The crude, colonial-era Sedition Law was unleashed to silence government critics. Human rights activists and journalists faced intimidation and attacks from both state and non-state actors. Journalists Karun Mishra and Rajdeo Ranjan were killed, apparently for their reporting.

Journalists also came under attack in Pakistan, where they faced dangers like abduction, arbitrary arrest and detention, intimidation, killings and harassment by both state and non-state actors. A new law on cybercrimes – the Prevention of Electronic Crimes Act – was passed in August, giving the authorities broad and potentially abusive powers to surveil citizens and censor online expression. In May, Khurram Zaki, a prominent human rights defender was gunned down by the Pakistani Taliban.

In Sri Lanka, Sandhya Eknaligoda – the wife of the disappeared dissident cartoonist Prageeth Eknalidoga – endured repeated threats and other intimidation after the police identified seven members of army intelligence as suspects in her husband’s case. She was subject to a smear campaign that included accusations that she was a supporter of the Liberation Tigers of Tamil Eelam (LTTE).

In Bangladesh, bloggers continued to be slain even as members of religious minorities, academics and secular voices were slain by armed groups. Instead of the authorities taking action against these groups, they escalated a campaign to muzzle freedom of expression, detaining Facebook critics, arresting and arbitrarily detaining journalists, and using a vaguely worded Information and Communications Technology Act they threatened peaceful voices of online dissent.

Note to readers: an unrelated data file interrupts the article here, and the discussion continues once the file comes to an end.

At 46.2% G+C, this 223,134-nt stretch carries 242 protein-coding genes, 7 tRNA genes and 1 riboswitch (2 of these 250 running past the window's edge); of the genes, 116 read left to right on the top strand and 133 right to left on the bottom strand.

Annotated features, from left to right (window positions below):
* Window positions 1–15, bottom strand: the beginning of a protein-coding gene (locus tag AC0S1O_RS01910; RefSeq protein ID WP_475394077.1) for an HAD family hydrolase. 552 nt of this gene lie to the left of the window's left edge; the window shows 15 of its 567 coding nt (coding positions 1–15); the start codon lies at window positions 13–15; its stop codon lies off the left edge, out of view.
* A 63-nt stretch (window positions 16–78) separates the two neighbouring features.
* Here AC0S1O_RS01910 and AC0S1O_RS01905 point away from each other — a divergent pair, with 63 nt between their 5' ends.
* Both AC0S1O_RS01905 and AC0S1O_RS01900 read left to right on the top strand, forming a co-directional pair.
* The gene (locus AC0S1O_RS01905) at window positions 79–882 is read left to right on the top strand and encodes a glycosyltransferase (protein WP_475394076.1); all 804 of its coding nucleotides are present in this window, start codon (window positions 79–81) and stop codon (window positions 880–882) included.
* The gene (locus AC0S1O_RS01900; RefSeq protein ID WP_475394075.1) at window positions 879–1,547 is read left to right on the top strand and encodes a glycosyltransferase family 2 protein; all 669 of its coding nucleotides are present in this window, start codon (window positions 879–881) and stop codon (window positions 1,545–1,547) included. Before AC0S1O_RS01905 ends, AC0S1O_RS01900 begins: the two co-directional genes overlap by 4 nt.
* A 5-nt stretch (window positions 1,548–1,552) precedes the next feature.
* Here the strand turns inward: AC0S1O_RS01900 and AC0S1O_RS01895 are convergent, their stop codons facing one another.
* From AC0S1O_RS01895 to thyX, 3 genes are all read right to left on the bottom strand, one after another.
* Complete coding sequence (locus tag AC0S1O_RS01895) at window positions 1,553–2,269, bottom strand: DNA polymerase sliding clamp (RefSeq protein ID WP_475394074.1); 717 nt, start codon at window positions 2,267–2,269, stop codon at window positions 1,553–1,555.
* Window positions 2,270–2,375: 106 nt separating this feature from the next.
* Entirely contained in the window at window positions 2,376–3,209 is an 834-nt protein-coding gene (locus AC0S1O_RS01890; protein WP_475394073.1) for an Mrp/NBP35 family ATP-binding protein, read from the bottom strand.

In Nepal, attacks on freedom of expression by the state figured in a number of high-profile cases, targeting human rights defenders, opposition activists and a Canadian lawyer. Torture and other ill-treatment was used against protestors in the Tarai region, without being effectively investigated. People from marginalised communities continued to express dissatisfaction with constitutional amendments that failed to undo a ruinous legacy of discrimination.

World turns it’s back on mass atrocities

Amnesty International is warning that 2017 will see ongoing crises exacerbated by a debilitating absence of human rights leadership on a chaotic world stage. The politics of “us vs them” is also taking shape at the international level, replacing multilateralism with a more aggressive, confrontational world order.

The world faces a long list of crises with little political will to address them: including Afghanistan, Myanmar, Philippines, Syria, Yemen, Libya, Afghanistan, Central America, Central African Republic, Burundi, Iraq, South Sudan and Sudan. Amnesty International’s Annual Report documented war crimes committed in at least 23 countries in 2016.

Despite these challenges, international indifference to war crimes has become an entrenched normality as the UN Security Council remains paralyzed by rivalries between permanent member states.

In Afghanistan, the war has not been winding down but widening, with the highest level of civilian deaths and injuries since the UN began compiling statistics in 2009. The widening conflict led to numbers of internally displaced people more than doubling over the past three years to nearly 1.5 million.